In January 2009, Placebo confirmed that they had finished working on the follow-up to 2006’s Meds and planned to release it in June 2009. The full track list was announced on the band’s website in March 2009. The album, Battle for the Sun, is the first to feature new drummer Steve Forrest. It was released on 8 June 2009 through the PIAS Entertainment Group. The album was recorded in Toronto, Canada with producer David Bottrill, who has worked with artists such as Muse and Silverchair.

The album’s title track “Battle for the Sun” debuted on Zane Lowe’s BBC Radio 1 show on 17 March 2009. Subsequently, it became available for free download on the band’s official website. On the same day as the track’s debut, they played a secret concert in London, performing some of the material from the album, including the tracks “Ashtray Heart”, “Julien”, “Kitty Litter”, “Speak in Tongues” and “Devil in the Details”. In their review for the gig, Rock Sound wrote that “the new album is a heavier-sounding record compared to its predecessor” and recalls the atmosphere of Without You I’m Nothing. String arrangements are also present on the new tracks.

The first single, “For What It’s Worth”, made its radio debut on 20 April 2009. It became available for download on iTunes and eMusic from 12:00am GMT the following day, and the video for the single premiered on MySpace at the same time. It was physically released on 1 June 2009.

In May 2009, Placebo performed three concerts in the UK at venues in Sheffield, Bournemouth and London before attending the festival season in Europe and Asia. When unveiling the new album with a full track-by-track rundown, Molko told the Scottish edition of News of the World: “It feels like a new beginning… we’re reinvigorated, refreshed and ready to take on the world”.

From 29 to 31 May 2009 fans who signed up for Placebo’s official mailing list received a unique code for logging into five listenings of the album in its entirety.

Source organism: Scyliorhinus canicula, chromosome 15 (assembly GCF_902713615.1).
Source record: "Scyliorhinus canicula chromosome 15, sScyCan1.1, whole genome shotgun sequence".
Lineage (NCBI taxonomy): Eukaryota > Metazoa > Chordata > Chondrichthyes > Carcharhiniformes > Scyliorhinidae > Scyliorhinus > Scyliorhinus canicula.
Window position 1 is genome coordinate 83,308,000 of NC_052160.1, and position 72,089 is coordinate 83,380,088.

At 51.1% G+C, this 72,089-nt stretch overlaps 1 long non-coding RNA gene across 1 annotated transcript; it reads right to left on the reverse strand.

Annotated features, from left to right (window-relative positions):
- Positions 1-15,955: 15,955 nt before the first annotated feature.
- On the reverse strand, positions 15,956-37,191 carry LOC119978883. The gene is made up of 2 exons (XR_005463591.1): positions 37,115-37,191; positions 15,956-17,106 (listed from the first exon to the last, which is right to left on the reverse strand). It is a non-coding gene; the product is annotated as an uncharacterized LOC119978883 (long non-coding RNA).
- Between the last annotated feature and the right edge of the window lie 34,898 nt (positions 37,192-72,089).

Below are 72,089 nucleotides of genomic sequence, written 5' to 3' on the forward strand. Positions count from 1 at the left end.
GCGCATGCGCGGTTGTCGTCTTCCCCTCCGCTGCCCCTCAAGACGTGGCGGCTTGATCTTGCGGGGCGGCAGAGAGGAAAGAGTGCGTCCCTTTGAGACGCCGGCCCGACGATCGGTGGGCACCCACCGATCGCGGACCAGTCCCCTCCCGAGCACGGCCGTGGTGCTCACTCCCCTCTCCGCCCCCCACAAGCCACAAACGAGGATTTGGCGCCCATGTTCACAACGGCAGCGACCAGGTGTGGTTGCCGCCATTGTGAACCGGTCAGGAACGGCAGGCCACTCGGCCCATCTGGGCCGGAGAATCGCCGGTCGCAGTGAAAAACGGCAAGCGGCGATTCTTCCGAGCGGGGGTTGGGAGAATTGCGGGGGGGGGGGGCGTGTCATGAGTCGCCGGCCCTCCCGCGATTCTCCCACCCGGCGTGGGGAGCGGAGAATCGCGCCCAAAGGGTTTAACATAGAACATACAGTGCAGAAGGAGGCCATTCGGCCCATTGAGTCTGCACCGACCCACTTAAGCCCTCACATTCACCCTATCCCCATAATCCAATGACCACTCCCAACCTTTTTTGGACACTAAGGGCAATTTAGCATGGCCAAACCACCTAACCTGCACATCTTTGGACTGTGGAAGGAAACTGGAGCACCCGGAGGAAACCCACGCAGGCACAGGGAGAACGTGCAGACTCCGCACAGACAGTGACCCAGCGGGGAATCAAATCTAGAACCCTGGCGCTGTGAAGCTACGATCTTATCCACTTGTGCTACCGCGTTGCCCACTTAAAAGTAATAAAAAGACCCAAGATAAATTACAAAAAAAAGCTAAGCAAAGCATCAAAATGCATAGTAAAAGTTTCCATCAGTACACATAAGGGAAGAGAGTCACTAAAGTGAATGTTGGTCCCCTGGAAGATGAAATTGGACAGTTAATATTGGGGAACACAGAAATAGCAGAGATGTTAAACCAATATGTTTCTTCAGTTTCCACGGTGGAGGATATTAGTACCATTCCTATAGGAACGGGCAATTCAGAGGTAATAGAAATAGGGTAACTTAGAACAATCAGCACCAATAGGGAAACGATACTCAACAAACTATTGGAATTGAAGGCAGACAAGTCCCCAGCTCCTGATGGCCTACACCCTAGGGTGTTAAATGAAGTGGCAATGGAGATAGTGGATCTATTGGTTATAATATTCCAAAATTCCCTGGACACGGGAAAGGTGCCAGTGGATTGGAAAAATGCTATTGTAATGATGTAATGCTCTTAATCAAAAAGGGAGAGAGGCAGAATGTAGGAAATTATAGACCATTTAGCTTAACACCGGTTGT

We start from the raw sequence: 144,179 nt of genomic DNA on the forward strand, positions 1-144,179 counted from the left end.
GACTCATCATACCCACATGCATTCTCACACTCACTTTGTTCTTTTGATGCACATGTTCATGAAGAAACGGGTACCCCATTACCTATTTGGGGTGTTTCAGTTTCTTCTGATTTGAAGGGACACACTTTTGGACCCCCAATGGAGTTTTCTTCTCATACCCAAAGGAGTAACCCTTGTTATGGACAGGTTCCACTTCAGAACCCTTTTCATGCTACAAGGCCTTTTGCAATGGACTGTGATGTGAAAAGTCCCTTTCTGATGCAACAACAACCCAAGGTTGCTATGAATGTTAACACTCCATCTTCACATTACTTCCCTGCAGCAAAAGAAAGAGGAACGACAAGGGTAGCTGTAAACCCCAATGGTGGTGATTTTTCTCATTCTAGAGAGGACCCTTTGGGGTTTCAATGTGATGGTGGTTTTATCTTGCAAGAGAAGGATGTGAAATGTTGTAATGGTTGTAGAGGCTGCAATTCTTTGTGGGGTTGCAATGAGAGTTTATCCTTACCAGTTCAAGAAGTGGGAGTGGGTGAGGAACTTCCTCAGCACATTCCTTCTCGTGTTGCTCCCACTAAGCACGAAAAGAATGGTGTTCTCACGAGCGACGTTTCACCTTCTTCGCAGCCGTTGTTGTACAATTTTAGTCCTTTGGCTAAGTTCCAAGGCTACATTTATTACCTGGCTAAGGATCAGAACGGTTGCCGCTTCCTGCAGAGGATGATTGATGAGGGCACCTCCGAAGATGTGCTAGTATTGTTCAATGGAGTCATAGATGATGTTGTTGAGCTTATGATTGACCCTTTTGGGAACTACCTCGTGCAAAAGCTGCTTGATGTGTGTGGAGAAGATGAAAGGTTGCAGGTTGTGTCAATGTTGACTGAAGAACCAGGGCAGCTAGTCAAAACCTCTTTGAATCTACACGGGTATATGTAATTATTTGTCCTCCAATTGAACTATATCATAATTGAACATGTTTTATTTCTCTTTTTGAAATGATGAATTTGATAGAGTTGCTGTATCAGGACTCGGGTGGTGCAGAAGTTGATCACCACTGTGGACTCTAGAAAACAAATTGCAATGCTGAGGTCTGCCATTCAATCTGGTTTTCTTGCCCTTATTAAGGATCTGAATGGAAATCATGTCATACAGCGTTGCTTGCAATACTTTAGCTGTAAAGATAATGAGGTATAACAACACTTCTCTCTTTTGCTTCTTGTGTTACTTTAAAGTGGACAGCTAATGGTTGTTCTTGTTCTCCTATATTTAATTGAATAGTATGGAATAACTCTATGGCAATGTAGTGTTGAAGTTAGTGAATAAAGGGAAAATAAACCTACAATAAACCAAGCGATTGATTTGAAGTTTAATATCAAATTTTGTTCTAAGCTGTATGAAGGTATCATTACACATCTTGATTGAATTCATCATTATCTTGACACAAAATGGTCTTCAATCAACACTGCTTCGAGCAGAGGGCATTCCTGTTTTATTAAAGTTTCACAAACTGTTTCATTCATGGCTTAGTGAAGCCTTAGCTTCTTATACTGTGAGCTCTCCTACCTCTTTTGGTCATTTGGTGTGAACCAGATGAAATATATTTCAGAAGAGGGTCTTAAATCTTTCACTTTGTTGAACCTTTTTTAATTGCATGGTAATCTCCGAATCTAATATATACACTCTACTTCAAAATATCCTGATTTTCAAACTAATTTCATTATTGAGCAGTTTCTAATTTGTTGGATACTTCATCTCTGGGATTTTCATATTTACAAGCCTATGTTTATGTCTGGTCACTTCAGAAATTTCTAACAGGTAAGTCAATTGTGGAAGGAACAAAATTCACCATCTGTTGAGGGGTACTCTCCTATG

On 5 November 2009, Placebo won the MTV Europe Music Awards for “Best Alternative”. In December 2009, Placebo released iTunes Live: London Festival ’09, a live album recorded at the iTunes Festival at The Roundhouse, Camden on 14 July 2009. The album contains nineteen live songs and a digital booklet.

Following the summer festival season (and a cancellation of the American tour), Placebo went on a series of arena-sized concerts across Europe in October–December 2009. That leg of the tour culminated in a concert in London’s O2 Arena. In February–April 2010 they toured Southeast Asia tenderizing beef, Australia and South America. The final leg of the tour saw Placebo play Israel and Lebanon, before returning to Europe for a series of festivals and featured concerts. A performance in Thessaloniki, Greece in September 2010 was poorly received by the crowd, sparking boos from a crowd of thousands after performing a 50-minute set. The last shows of the tour took place in London’s Brixton Academy on 27–28 September 2010, coinciding with the release of the last album’s Redux edition.

In August 2011, Placebo went on a mini-tour of two shows in Berlin and Stuttgart. On 31 October 2011, the band released their second live video album, We Come in Pieces, documenting the live performance at the Brixton Academy on 28 September 2010. An iTunes exclusive live album, Live at Angkor Wat, was released on 12 December 2011.

On 29 November 2011 Placebo announced they would be headlining the Sundance Film and Music Festival in April 2012. In January 2012 the band were confirmed their inclusion at the Rock im Pott festival to be held on 25 August 2012 at Veltins Arena, Germany along with the Red Hot Chili Peppers. From April to September 2012 they played a string of European concerts.

In May 2012 Placebo confirmed that they expected to release some tracks by the end of 2012, as well as that were assisted by Adam Noble (Red Hot Chili Peppers, dEUS) on a new album which would be released in 2013. In August 2012, Molko revealed on Italy’s Rai Radio 2 that a new single titled “B3” would be released in September. A five-track EP titled B3 was released in October 2012. It was reissued on 10″ vinyl for Record Store Day 2013.

During the Battle for the Sun tour, Molko and Olsdal both stated on various occasions that they were working on material for the next studio album. In November 2011 the band announced via their Facebook page and official website that they would be returning to the studio in 2012 to record their seventh studio album.